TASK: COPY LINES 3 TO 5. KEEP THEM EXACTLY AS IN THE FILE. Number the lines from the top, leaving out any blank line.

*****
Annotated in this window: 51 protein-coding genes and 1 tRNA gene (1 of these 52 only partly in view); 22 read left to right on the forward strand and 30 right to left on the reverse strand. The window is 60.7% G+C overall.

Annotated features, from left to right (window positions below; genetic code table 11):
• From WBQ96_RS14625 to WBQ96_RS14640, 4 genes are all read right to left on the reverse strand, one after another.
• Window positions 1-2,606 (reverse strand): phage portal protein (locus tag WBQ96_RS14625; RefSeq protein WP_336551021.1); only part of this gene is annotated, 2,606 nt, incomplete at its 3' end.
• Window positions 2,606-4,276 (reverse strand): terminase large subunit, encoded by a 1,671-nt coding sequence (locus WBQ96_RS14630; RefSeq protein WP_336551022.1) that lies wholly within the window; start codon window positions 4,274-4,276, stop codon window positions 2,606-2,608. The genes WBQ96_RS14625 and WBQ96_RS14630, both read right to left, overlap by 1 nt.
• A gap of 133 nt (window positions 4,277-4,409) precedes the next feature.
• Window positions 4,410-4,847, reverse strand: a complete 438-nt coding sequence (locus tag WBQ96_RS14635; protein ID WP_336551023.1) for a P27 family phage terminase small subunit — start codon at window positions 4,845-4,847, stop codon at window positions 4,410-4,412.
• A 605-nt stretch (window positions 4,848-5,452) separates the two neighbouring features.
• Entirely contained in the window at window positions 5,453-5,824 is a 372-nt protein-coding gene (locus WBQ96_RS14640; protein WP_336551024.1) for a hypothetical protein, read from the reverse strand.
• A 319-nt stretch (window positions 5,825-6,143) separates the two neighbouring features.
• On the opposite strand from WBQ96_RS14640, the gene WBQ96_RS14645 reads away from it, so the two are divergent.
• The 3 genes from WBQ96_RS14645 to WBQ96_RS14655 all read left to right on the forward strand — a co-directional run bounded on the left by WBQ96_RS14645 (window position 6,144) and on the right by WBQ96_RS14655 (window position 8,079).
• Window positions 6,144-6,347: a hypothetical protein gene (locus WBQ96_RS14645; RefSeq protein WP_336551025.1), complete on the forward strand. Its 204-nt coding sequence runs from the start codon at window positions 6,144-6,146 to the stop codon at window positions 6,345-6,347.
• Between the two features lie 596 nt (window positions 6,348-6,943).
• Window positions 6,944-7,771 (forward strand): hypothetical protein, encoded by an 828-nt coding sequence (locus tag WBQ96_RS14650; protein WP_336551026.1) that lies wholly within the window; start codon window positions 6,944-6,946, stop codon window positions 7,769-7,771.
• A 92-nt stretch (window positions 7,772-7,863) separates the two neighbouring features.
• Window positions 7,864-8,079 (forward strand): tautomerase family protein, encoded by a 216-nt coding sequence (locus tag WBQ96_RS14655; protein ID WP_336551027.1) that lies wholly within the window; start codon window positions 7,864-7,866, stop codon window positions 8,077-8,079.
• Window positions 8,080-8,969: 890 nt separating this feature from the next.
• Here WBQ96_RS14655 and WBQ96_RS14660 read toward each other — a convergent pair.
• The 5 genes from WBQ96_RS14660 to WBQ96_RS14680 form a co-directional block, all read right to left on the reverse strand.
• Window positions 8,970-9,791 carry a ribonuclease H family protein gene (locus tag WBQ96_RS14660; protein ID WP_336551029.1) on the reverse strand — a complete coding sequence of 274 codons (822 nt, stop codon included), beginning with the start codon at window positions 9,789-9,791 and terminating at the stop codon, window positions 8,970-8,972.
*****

• From WBQ96_RS14625 to WBQ96_RS14640, 4 genes are all read right to left on the reverse strand, one after another.
• Window positions 1-2,606 (reverse strand): phage portal protein (locus tag WBQ96_RS14625; RefSeq protein WP_336551021.1); only part of this gene is annotated, 2,606 nt, incomplete at its 3' end.
• Window positions 2,606-4,276 (reverse strand): terminase large subunit, encoded by a 1,671-nt coding sequence (locus WBQ96_RS14630; RefSeq protein WP_336551022.1) that lies wholly within the window; start codon window positions 4,274-4,276, stop codon window positions 2,606-2,608. The genes WBQ96_RS14625 and WBQ96_RS14630, both read right to left, overlap by 1 nt.